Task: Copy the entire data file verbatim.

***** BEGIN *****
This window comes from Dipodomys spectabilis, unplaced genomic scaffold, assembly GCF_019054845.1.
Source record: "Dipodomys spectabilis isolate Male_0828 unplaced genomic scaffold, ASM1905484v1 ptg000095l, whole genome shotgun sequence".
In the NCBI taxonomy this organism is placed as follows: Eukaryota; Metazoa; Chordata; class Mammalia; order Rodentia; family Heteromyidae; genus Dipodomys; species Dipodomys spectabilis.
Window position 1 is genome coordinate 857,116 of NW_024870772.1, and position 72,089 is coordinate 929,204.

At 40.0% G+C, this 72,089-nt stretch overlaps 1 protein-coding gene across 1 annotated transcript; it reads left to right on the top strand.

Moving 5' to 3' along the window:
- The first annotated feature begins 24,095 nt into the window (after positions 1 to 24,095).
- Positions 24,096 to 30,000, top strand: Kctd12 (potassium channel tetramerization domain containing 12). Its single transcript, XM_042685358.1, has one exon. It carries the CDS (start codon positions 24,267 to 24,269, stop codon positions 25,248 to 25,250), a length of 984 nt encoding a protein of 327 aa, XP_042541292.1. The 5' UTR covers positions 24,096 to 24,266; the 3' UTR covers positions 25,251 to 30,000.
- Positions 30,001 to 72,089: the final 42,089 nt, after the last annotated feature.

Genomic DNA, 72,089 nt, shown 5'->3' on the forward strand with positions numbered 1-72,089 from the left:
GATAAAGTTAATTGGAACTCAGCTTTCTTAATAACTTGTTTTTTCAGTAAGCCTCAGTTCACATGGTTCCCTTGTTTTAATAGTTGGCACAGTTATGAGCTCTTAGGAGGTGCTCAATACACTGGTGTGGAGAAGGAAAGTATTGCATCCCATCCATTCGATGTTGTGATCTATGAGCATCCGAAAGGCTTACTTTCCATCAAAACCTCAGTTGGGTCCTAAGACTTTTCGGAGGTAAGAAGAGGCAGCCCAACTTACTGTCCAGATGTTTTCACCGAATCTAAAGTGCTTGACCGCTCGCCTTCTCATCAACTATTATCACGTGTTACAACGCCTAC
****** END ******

This window comes from Dipodomys spectabilis, unplaced genomic scaffold, assembly GCF_019054845.1.
Source record: "Dipodomys spectabilis isolate Male_0828 unplaced genomic scaffold, ASM1905484v1 ptg000095l, whole genome shotgun sequence".
In the NCBI taxonomy this organism is placed as follows: Eukaryota; Metazoa; Chordata; class Mammalia; order Rodentia; family Heteromyidae; genus Dipodomys; species Dipodomys spectabilis.
Window position 1 is genome coordinate 857,116 of NW_024870772.1, and position 72,089 is coordinate 929,204.

At 40.0% G+C, this 72,089-nt stretch overlaps 1 protein-coding gene across 1 annotated transcript; it reads left to right on the top strand.

Moving 5' to 3' along the window:
- The first annotated feature begins 24,095 nt into the window (after positions 1 to 24,095).
- Positions 24,096 to 30,000, top strand: Kctd12 (potassium channel tetramerization domain containing 12). Its single transcript, XM_042685358.1, has one exon. It carries the CDS (start codon positions 24,267 to 24,269, stop codon positions 25,248 to 25,250), a length of 984 nt encoding a protein of 327 aa, XP_042541292.1. The 5' UTR covers positions 24,096 to 24,266; the 3' UTR covers positions 25,251 to 30,000.
- Positions 30,001 to 72,089: the final 42,089 nt, after the last annotated feature.

Genomic DNA, 72,089 nt, shown 5'->3' on the forward strand with positions numbered 1-72,089 from the left:
GATAAAGTTAATTGGAACTCAGCTTTCTTAATAACTTGTTTTTTCAGTAAGCCTCAGTTCACATGGTTCCCTTGTTTTAATAGTTGGCACAGTTATGAGCTCTTAGGAGGTGCTCAATACACTGGTGTGGAGAAGGAAAGTATTGCATCCCATCCATTCGATGTTGTGATCTATGAGCATCCGAAAGGCTTACTTTCCATCAAAACCTCAGTTGGGTCCTAAGACTTTTCGGAGGTAAGAAGAGGCAGCCCAACTTACTGTCCAGATGTTTTCACCGAATCTAAAGTGCTTGACCGCTCGCCTTCTCATCAACTATTATCACGTGTTACAACGCCTAC